Everything comes down to poo.

(If you don’t get the title of this post, and you’re twelve at heart, you really owe it to yourself to spend two and half minutes watching this.)

Doctor Chickeneer is still on two cases, gentle reader; red alert has not yet been canceled. The two patients are Little Black Copper Marans, the last of the preemies, and Splash, the first of the preemies.

LBCM is doing well, or was. His ankle braces are off, and his feet seem to have straightened out. I gave his little bum a bath this morning, though, and he has seemed rough ever since. That’s me: always overdoing things. He is resting under the Brinsea on a folded facecloth, panting. Fingers crossed I haven’t committed a mortal crime.

(NOTE: I am sick of playing the gender pronoun game. Can we please just all agree that I know absolutely nothing about the genders of 3.0, and I will assign them each one as I write, simply as a matter of convenience for both you and me? Thank you.)

Splash is a much more complex story. It comes to this: Splash had a very nasty butt. It was swollen and goopy and stinky and discoloured. Things were bad. I could show you pictures, but I won’t. You’re welcome.

I was even advised by A Very Wise Hatcher to cull, and maybe I should have, but he was walking and peeping and eating, and I couldn’t see doing it just yet.

Yesterday, I was giving him his thrice daily butt bath, when I was inspired to press gently on his distended abdomen, between the vent and the umbilicus. WELL. Imagine my shock and surprise when about three days’ worth of poo came out, the first solid thing I’d seen to exit Splash’s vent. I just kept going until there wasn’t anything left. He had a very difficult time regaining his balance when I put him back in the brooder, no doubt because he’d been compensating for three days.

Grossed out yet? Don’t be.

This is good news. Splash had a nasty case of pasty butt very early on, and I bathed and removed the hardened obstruction, feeling I had returned his digestive process to normal. I had not. It seems that he was pasted inside, as well. All that had been able to exit his body was a caustic liquid, reddening his tiny hiney. The releasing of all that solid waste, and the opening of the passage, was either the beginning of the end, or the beginning of the beginning. Nothing to do but wait.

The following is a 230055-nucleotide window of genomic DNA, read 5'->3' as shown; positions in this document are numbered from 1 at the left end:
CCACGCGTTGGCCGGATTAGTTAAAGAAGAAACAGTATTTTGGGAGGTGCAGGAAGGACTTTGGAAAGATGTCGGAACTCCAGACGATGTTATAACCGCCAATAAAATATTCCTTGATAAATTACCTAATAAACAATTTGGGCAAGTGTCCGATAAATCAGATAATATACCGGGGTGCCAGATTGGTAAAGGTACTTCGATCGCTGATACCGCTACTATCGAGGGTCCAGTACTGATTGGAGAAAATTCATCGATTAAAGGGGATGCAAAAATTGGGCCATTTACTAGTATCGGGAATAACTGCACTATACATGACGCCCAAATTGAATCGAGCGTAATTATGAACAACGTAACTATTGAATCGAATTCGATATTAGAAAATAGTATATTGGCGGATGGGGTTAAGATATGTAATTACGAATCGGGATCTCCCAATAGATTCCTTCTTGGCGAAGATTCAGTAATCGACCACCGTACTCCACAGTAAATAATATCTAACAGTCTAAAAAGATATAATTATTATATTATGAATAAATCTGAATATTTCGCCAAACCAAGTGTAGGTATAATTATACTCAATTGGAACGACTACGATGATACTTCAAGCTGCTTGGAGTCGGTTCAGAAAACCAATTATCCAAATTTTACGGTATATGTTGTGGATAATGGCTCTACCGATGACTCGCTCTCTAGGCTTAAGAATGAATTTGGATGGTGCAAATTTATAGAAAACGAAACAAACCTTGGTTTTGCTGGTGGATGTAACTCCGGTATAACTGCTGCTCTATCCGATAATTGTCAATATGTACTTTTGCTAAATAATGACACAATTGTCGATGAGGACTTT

Splash is still with us today, and considerably perkier. He is grooming, eating, drinking, and getting out from under the Brinsea much more. He had another warm butt bath this morning, and I expelled a bit more poo. It is vital he poop on his own, yes, but I felt it was even more important that the overstretched “bowel” be allowed to return to its normal size.

And, five minutes ago…he pooped. On his own. It was small, and he had to work for it, but he did it.

I’m so proud.


5 thoughts on “Everything comes down to poo.

  1. Oh tender heart tugs of the tiny helpless chicks, so wonderful to see them actively zooming around, so heartwrenching when they arent! Im dealing with a cochin chick with a broken hock, sigh, shes active, eats, but will her leg heal? Her hatchmate is strong, a joy, but one chick alone? They were a gift from a well meaning friend, she came broken, its hard to give up on her! Im hoping for the best for your babies! Try a little diluted yogurt or probiotics and bird electrolytes/vitamins!

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